Bartolo Colon takes ridicule over his comical at-bats personally
Bartolo Colon, the portly, seemingly ageless 42-year-old New York Mets pitcher, is enjoying a remarkable season, defying logic with each successive successful outing. But what attracts even more attention than his great run on the mound of late is his often-comical at-bats. In fact, Colon’s wild, clumsy, off-balance swings — some that even cause his helmet to fall off — have spawned repeated viewings of videos, GIFs, Vines, etc. that document his amusing misadventures.
Colon’s plate appearances even have caught the eye of new MLB Commissioner Rob Manfred, who said recently that the pitcher’s at-bats are reasons alone to not institute the designated hitter rule in the National League.
“It’s been a great source of entertainment for me,” Manfred said.
It turns out that Colon doesn’t much appreciate that his at-bats are being used as comedic fodder by the commissioner, nor all the fun being made at his expense. So much so that he rededicated himself to hitting after a horribly ineffective — but entertaining — season at the plate last year.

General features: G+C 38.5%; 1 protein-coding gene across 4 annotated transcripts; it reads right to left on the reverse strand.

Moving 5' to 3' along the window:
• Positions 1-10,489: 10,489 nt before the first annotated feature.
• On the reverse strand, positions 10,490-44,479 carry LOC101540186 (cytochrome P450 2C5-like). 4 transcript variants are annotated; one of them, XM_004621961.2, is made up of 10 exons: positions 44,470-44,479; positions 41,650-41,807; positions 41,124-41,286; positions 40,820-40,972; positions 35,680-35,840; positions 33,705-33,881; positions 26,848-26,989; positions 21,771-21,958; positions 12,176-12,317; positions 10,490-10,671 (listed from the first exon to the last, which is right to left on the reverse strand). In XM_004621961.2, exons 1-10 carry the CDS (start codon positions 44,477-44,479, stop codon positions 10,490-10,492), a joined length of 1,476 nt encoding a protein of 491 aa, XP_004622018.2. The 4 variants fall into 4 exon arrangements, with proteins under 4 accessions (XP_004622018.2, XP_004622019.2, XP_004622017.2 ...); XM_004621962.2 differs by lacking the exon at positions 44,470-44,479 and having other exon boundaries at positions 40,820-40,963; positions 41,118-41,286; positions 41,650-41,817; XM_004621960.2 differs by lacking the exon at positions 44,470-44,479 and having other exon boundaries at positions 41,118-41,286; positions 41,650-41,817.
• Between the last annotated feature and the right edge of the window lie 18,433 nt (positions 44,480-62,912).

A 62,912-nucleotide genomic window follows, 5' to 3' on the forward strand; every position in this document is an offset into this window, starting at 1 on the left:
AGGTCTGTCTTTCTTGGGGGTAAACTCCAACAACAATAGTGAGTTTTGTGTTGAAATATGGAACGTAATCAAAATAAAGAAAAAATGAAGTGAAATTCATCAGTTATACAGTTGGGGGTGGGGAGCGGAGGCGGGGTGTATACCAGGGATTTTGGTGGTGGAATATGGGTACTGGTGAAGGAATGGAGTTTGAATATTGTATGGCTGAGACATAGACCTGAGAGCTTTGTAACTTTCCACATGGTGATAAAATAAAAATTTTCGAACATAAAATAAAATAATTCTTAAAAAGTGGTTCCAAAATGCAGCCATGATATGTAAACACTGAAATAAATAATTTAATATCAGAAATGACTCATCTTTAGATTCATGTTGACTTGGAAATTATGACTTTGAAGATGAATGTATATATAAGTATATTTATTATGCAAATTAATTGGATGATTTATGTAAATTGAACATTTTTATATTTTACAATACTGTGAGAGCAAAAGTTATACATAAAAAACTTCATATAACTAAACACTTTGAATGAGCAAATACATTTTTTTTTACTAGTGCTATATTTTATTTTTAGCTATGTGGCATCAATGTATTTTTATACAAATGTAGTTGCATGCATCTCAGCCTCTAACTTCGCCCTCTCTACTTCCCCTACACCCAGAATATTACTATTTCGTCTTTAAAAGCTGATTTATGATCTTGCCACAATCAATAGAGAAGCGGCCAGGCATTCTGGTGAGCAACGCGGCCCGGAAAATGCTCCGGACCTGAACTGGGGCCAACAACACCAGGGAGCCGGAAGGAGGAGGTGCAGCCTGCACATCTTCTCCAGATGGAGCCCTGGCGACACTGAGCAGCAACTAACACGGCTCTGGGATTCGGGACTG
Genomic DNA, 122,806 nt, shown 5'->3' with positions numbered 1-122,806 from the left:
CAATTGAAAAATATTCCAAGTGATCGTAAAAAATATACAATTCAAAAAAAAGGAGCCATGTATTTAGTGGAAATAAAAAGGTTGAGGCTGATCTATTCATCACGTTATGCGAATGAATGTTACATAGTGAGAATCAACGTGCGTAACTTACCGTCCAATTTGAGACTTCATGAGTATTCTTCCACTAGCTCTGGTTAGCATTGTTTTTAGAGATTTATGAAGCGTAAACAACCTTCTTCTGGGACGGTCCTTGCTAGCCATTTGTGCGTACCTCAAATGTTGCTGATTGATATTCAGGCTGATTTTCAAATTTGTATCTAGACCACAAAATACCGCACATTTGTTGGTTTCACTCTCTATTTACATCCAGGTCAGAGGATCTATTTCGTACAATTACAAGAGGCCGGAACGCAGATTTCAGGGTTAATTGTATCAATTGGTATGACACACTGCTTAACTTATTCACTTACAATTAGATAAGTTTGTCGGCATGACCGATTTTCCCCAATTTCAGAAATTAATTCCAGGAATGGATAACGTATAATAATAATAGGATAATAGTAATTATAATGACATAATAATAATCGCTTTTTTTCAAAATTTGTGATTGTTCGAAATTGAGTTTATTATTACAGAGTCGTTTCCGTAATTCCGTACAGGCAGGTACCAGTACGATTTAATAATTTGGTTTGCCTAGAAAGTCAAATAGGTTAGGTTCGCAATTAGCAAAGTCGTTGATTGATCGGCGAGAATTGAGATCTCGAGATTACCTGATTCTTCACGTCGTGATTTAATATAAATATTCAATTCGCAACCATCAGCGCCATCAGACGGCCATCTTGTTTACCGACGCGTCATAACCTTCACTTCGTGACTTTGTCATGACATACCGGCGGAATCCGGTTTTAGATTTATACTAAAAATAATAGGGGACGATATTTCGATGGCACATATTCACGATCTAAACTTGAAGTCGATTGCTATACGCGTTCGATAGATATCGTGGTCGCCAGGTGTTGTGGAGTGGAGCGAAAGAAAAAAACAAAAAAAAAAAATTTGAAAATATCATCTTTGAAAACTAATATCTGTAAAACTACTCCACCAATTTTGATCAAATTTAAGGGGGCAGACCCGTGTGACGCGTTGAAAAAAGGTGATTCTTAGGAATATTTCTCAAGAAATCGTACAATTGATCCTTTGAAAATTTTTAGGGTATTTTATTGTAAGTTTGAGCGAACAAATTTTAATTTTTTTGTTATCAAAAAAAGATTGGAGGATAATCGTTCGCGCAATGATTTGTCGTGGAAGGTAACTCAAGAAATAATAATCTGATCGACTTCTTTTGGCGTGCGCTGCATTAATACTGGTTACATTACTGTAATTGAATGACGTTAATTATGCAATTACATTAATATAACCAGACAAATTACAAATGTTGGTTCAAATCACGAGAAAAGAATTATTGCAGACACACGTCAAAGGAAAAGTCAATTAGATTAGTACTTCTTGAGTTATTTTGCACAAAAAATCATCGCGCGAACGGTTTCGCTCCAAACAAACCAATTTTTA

“Nobody likes to be embarrassed at any level, and he knows people are laughing at him when he hits,” Mets manager Terry Collins said of Manfred’s comment. “I think he took it a little personally.”
Obviously, being over 40, spending a majority of his career in the American League — not to mention tipping the scales at a reported 285 pounds — certainly isn’t helping matters. But so far this season, he has three hits in 21 at-bats, an improvement over last season, when he went 2-for-62 (.032) with 33 strikeouts, often looking out of control, even foolish, as he wildly flailed at the ball.
A report from Jared Diamond of The Wall Street Journal indicates that Colon was left feeling “ridiculed and ashamed” as a result of the attention derived from his plate appearances. And now he’s working harder and the Mets say no one on the squad works harder in the cage than he does.
“He says he doesn’t have to embarrass himself and doesn’t have to hear people talking about his hitting approach, bad approach,” said bullpen coach Ricky Bones, who serves as Colon’s interpreter. “Now he can actually go in there and do something.”
Still, Colon insists despite his dedication to the craft, he’d prefer to not have to bat at all.”It’s a good accomplishment,” he said. “But I’d prefer not to hit, because at my age, I’d rather pitch and not have to concentrate on running or swinging the bat.”[H/T Big League Stew]